Pooja Chaudhuri Chaudhuri
The only fiction I enjoy is in books and movies.
In an order dated September 21, the Bombay High Court rejected an application filed by an accused convicted of rape under the Protection of Children from Sexual Offences (POSCO) Act and Section 506 of the Indian Penal Code (IPC), citing, “A woman may be having easy virtue but that does not mean that all and sundry can take advantage of this fact. She has right to say no.”
The court sentenced the convict to 10 years imprisonment, in addition to Rs 2,500 fine for raping the minor girl.
The girl’s mother had deserted her and her father, therefore, she was left at the mercy of her aunt. The convict was her uncle and had committed penetrative sexual assault on her repeatedly.
The convict’s lawyer argued that after the alleged crime, the girl was taken to a shelter home where she did not disclose the incident of rape on her. He added that she had two boyfriends with who she had sexual relations.
He concluded by arguing that the convict was the sole earning member of the family, thus needs to be released on bail.
“A woman may be having easy virtue but that does not mean that all and sundry can take advantage of this fact. She has right to say no. Therefore, even if, it is assumed that the victim was having two boyfriends that does not empower the applicant to commit penetrative sexual assault on her. She had not attained consenting age,” the court observed, reported Live Law.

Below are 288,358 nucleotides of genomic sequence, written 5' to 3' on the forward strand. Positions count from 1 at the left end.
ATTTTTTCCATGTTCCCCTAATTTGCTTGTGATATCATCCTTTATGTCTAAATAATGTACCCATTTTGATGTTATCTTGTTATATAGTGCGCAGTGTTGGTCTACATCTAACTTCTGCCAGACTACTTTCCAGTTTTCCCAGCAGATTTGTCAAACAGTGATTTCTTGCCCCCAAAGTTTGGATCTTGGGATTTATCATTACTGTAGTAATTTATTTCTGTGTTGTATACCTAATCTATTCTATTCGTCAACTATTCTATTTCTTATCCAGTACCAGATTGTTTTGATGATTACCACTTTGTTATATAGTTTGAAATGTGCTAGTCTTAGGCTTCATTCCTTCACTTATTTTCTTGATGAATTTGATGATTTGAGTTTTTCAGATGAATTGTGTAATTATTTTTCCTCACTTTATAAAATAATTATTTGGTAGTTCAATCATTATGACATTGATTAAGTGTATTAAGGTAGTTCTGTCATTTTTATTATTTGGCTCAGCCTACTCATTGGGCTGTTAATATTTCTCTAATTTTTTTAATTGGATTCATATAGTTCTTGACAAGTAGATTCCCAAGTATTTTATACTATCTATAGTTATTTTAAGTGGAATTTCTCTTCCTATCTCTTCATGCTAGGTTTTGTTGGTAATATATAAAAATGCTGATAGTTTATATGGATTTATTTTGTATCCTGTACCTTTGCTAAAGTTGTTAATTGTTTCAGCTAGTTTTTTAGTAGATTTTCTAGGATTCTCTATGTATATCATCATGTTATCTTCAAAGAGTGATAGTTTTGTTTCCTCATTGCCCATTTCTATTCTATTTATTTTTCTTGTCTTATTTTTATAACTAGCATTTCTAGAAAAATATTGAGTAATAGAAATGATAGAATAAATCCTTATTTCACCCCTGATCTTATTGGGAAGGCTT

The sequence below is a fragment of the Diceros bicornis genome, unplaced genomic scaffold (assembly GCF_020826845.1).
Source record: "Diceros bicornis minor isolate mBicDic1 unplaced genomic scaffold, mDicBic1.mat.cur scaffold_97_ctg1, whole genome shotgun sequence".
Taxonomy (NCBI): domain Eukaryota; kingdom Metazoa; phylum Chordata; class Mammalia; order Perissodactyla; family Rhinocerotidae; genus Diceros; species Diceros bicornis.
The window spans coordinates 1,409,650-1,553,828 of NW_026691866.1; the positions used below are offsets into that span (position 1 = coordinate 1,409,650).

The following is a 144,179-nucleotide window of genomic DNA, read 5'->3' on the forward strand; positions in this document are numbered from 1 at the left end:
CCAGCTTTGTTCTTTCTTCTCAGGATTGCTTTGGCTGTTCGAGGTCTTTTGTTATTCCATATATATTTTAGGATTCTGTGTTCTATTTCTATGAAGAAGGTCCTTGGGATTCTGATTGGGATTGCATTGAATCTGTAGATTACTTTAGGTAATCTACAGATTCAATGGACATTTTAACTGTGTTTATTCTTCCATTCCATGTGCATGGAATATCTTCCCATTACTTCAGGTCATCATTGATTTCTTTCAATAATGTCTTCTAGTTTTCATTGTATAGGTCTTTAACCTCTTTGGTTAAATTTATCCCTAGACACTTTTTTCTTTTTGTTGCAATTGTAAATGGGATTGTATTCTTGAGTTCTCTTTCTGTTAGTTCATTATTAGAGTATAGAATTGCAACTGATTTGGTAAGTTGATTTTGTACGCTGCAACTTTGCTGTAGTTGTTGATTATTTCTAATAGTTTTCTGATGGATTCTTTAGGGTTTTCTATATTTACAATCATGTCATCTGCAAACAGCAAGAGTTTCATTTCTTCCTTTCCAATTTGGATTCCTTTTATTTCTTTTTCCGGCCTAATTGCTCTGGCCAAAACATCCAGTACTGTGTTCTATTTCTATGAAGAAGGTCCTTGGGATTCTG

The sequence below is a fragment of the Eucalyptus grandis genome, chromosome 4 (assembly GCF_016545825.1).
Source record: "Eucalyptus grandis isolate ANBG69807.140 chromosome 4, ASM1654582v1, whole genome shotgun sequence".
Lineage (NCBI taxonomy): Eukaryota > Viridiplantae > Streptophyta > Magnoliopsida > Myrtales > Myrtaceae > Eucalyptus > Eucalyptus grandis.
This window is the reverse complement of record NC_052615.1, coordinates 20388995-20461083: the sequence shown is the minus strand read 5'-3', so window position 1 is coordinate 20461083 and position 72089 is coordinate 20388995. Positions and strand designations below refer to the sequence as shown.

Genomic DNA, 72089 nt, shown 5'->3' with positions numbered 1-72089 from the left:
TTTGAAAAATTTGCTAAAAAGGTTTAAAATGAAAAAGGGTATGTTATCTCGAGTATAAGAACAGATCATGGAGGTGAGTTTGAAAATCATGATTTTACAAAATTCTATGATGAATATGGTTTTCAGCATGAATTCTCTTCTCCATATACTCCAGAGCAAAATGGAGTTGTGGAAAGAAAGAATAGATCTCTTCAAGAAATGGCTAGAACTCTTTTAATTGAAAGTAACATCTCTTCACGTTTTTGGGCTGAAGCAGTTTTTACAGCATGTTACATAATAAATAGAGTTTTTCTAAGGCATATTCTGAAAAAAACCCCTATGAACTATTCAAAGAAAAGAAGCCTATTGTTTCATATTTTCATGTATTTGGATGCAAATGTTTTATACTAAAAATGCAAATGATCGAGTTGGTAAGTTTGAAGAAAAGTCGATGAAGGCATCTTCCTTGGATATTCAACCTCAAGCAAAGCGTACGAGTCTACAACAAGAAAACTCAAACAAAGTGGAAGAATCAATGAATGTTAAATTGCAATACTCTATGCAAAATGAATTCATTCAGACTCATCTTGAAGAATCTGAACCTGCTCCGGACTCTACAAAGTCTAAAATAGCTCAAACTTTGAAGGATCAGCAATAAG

Refuting the argument that the convict was the only earning member of the family, the court also observed, “Unavailability of earning particularly in the family is not a relevant consideration for suspension of sentence.”
The court’s usage of the words ‘easy virtue’ might be controversial because being involved in sexual relationships does not make one ‘immoral’. There is no ‘virtue’ that is good or bad because that benchmark can only be set on an individual level. However, the court’s judgment is commendable as it recognises the importance of a woman’s consent in sex.
This comes after the Delhi HC in a September 25 judgement said, “instances of woman behavior are not unknown that a feeble ‘no’ may mean a ‘yes’”.
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